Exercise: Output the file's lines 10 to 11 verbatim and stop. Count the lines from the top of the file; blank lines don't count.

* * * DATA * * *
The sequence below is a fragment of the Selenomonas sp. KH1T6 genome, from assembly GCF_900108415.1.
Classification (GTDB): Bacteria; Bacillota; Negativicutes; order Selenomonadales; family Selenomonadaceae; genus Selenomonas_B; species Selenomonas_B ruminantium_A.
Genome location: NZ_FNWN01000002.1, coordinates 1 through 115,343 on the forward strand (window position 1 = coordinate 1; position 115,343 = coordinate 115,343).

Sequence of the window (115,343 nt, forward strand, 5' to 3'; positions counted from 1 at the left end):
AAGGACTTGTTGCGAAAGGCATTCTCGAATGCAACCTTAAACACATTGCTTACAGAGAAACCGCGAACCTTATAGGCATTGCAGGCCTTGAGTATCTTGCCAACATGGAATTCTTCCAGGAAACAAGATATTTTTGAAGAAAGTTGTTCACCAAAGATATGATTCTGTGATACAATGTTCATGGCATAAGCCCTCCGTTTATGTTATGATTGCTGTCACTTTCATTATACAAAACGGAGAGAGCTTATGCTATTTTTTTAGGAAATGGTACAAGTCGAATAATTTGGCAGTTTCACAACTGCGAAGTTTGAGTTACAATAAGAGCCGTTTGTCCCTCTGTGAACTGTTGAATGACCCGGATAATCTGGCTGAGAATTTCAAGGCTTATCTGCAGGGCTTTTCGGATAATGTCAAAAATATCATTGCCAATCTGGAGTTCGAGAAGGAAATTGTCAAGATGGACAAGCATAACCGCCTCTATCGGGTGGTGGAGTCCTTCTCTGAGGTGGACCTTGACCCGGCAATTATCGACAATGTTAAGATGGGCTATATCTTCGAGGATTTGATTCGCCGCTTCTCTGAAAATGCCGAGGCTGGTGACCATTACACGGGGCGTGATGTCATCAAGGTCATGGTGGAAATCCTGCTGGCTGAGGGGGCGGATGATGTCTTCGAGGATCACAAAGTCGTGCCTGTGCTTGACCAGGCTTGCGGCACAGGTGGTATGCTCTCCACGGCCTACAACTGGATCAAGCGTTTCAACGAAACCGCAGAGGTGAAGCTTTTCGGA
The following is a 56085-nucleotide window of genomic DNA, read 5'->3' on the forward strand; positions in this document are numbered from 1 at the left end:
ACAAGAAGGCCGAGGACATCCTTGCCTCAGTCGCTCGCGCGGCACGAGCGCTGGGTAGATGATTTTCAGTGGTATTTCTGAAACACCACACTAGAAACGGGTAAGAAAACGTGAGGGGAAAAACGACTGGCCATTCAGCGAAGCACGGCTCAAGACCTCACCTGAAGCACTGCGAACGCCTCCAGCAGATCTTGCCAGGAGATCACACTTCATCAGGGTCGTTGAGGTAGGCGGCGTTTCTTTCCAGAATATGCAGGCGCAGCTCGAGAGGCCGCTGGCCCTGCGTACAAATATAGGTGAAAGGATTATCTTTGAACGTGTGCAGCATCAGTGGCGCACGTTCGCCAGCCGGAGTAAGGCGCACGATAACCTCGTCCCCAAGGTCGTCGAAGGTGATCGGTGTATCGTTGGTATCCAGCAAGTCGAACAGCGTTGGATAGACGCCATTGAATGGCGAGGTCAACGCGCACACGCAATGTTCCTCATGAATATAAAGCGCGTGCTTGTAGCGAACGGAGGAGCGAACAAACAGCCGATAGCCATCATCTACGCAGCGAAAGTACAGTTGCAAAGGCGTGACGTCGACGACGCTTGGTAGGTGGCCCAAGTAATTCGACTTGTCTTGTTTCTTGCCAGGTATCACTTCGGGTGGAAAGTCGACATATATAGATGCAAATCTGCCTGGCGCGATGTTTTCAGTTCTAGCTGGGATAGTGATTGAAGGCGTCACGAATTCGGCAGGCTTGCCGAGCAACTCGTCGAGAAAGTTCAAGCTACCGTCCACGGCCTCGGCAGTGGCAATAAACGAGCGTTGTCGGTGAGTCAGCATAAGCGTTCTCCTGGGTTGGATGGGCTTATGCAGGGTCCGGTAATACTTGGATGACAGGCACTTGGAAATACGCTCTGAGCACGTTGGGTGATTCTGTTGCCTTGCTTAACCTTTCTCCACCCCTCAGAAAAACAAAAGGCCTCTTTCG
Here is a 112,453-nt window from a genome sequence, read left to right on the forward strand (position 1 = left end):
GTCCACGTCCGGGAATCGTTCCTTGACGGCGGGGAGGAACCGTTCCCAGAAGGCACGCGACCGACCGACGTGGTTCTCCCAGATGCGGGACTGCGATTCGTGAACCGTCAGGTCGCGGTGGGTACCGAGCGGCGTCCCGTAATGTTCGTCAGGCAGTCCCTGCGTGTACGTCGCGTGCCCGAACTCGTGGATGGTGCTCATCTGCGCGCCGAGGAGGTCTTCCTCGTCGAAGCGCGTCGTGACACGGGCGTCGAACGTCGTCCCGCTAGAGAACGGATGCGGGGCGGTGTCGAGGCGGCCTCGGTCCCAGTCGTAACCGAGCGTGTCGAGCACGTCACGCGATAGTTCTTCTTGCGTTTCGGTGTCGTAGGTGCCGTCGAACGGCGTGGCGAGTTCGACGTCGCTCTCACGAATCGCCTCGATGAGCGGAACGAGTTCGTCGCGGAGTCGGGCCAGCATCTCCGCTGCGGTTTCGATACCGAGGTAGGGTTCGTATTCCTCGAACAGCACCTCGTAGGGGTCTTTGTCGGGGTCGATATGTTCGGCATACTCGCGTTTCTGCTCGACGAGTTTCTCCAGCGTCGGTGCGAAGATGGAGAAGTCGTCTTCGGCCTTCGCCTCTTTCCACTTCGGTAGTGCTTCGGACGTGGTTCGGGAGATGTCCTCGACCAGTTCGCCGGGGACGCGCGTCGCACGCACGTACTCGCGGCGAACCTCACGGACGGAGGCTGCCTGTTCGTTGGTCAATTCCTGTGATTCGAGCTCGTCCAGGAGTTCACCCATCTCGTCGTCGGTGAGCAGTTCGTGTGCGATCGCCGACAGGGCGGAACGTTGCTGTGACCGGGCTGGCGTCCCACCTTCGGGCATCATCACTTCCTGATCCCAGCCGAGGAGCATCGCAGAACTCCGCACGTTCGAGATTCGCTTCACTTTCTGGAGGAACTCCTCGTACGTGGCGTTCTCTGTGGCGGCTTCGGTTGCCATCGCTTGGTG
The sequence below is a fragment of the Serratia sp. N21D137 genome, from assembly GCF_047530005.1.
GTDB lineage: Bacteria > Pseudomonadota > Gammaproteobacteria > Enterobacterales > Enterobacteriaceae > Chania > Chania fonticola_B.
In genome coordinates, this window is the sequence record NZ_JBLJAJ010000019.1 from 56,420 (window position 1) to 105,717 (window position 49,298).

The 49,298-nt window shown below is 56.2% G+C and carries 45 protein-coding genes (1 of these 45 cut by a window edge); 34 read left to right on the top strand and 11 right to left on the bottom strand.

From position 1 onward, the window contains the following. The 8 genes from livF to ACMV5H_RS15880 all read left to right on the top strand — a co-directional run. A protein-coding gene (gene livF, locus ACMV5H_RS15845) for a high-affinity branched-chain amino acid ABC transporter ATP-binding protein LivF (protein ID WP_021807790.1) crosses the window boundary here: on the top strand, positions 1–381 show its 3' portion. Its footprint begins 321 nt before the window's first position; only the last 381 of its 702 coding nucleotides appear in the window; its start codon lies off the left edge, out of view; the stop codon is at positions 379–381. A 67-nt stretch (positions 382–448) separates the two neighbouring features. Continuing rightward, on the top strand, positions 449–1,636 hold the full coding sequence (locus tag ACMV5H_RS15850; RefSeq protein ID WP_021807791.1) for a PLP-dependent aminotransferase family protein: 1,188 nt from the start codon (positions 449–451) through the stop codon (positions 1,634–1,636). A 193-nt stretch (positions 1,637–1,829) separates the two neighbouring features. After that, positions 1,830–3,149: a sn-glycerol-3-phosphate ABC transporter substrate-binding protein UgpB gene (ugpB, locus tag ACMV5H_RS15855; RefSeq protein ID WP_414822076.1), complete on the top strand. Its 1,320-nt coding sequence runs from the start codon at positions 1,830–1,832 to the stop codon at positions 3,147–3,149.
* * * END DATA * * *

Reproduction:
The sequence below is a fragment of the Serratia sp. N21D137 genome, from assembly GCF_047530005.1.
GTDB lineage: Bacteria > Pseudomonadota > Gammaproteobacteria > Enterobacterales > Enterobacteriaceae > Chania > Chania fonticola_B.